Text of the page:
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Capsule reviews of current area theater presentations. 

Custody of the Eyes -- John Patrick Shanley's Doubt, about a priest using his station in life to get into the pants of children, was given a powerful dramatic Broadway presentation last year. Now the Play House is chiming in with its world premiere of a play by Anthony Giardina that also obliquely refers to priestly pedophilia. The central struggle is built around the concept of what it means to be spiritual, and this production succeeds in making that issue immediate, resonant, and relevant for believers and nonbelievers alike. Switching back and forth in time and place, the playwright sketches out two perspectives on the spiritual journey: the road not taken (of a holy man who was tempted by an adolescent, but did not succumb) and the road being followed by the play's central figure, Father Edmond, toward deep personal involvement with a parishioner and away from the distancing rituals of prayer and solitude. A strong cast under the direction of Michael Butler keeps Shanley's vision down to earth. Through May 21 at the Cleveland Play House, 8500 Euclid Ave., 216-795-7000. -- Christine Howey

Dream on Monkey Mountain -- When dreams are translated into performance art, the results can be mixed. In this massive show by Trinidadian Derek Walcott, folklore and dreamscapes combine to forge a performance that is at times engrossing and viscerally stimulating. But there are arid patches in this long production (approaching three and a half hours) that soften the impact of Walcott's fevered visions. Employing a rich, rasta-jambalaya of language, including poetic riffs, Caribbean patois, and backstreet slang, Walcott (who won the Nobel Prize for literature in 1992) attempts to portray the restless search for a genuine black identity in a West Indies chafing under British colonial rule. To that end, he embroils an old hermit named Makak (Cornell Calhoun III) in a drunken row during a rare visit to town; it lands him in a jail cell. Abused by a sneering Corporal Lestrade and mocked by two other natives in an adjoining cell, Makak longs to return to Africa, his spiritual home. From that point on, the dream takes flight, as pounding drums and waves of dancers accompany Makak on his glorious quest. Despite the show's faults, it's a pleasure to see Karamu and director/co-choreographer Terrence Spivey grapple with such weighty material. Through May 21 at the Karamu Performing Arts Theatre, 2355 East 89th St., 216-795-7077. -- Howey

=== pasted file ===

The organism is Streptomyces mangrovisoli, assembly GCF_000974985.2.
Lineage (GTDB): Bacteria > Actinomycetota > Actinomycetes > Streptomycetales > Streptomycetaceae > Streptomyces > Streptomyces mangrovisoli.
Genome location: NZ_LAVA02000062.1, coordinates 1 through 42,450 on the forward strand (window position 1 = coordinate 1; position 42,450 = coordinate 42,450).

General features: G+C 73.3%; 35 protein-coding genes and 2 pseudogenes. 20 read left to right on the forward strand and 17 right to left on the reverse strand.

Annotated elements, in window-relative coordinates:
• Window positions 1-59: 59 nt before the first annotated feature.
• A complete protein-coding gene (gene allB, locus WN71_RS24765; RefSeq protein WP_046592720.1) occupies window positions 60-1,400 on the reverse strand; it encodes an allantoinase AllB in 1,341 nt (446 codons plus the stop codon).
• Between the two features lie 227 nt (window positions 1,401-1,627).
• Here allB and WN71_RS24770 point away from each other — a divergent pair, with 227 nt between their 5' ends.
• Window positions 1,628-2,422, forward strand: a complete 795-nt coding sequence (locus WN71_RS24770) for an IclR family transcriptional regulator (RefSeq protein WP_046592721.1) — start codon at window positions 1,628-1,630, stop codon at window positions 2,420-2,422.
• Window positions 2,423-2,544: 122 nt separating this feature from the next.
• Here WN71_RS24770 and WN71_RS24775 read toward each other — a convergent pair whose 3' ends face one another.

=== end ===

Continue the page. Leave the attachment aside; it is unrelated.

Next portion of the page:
Midnight Martini Show -- There is a strange attraction in Frank Sinatra's loosely organized Rat Pack and their infamous, loopily disorganized Las Vegas shows that ran for a few golden years back in the 1960s. Frank, Dean Martin, and Sammy Davis Jr. mixed pop songs, corny jokes, and Johnnie Walker into an irreverent, hip evening that seemed so easy. What the Midnight Martini Show at Pickwick & Frolic proves is that it ain't easy at all. This one-hour set attempts to capture the bored-with-it-all sophistication and the slightly inebriated intimacy that the Rat Packers achieved, but it fails on several counts, from the overly eager performers to the florid songs and lame drinking jokes. Which is not to say that this no-cover show doesn't provide a convenient glide path for those downtown on a Friday or Saturday night. Indeed, some of the American standards are sung well enough. Now the task is to find directors and performers who understand that being casually funny while delivering classic tunes takes a lot of work. Fridays and Saturdays at Pickwick & Frolic, 2035 East 4th St., 216-241-7425. -- Howey

110 in the Shade -- Musical theater has always had an affinity for con games, not to mention the naive innocence of the American West. These two elements collide like a head-on between The Music Man and Oklahoma! in this show, based on the play The Rainmaker, by N. Richard Nash. A melodic excursion through a drought-stricken little farm community in the 1930s, it benefits from intelligent direction by Paul F. Gurgol and some crackling sexual tension between the two leads. Allan Snyder is every inch a convincing Starbuck, the stranger who comes to town promising to bring rain in exchange for 100 clams, and Joan Ellison firmly establishes her no-nonsense character as his love interest, Lizzie, using her polished singing voice to coax beauty out of tender songs. And even though Lizzie's final decision may be less romantic than some might wish, there's a prairie full of passion along the way. Through May 21 at the Kalliope Stage, 2134 Lee Rd., Cleveland Hts., 216-321-0870. -- Howey

This Is Our Youth -- A couple of rich-kid college dropouts and drug dabblers, circa 1982, loll around a grubby New York apartment, whining about their lot in life and trying to think of something to do to fill out the rest of their day. Just the thought of watching twentyish mopes bitch and moan about their unfeeling fathers, harridan mothers, and Reagan in the White House is nearly impossible to tolerate. But somehow, playwright Kenneth Lonergan manages to dance through all the cliché land mines in this scenario and turn the rather grandly titled This Is Our Youth into a human and rather endearing piece of theater. The production by the Night Kitchen at Dobama Theatre is uneven, but manages to capture enough real moments to keep pace with the clever dialogue. Presented by Dobama's Night Kitchen through May 21 at Pilgrim Congregational Church, 2592 W. 14th St., 216-932-3396. -- Howey

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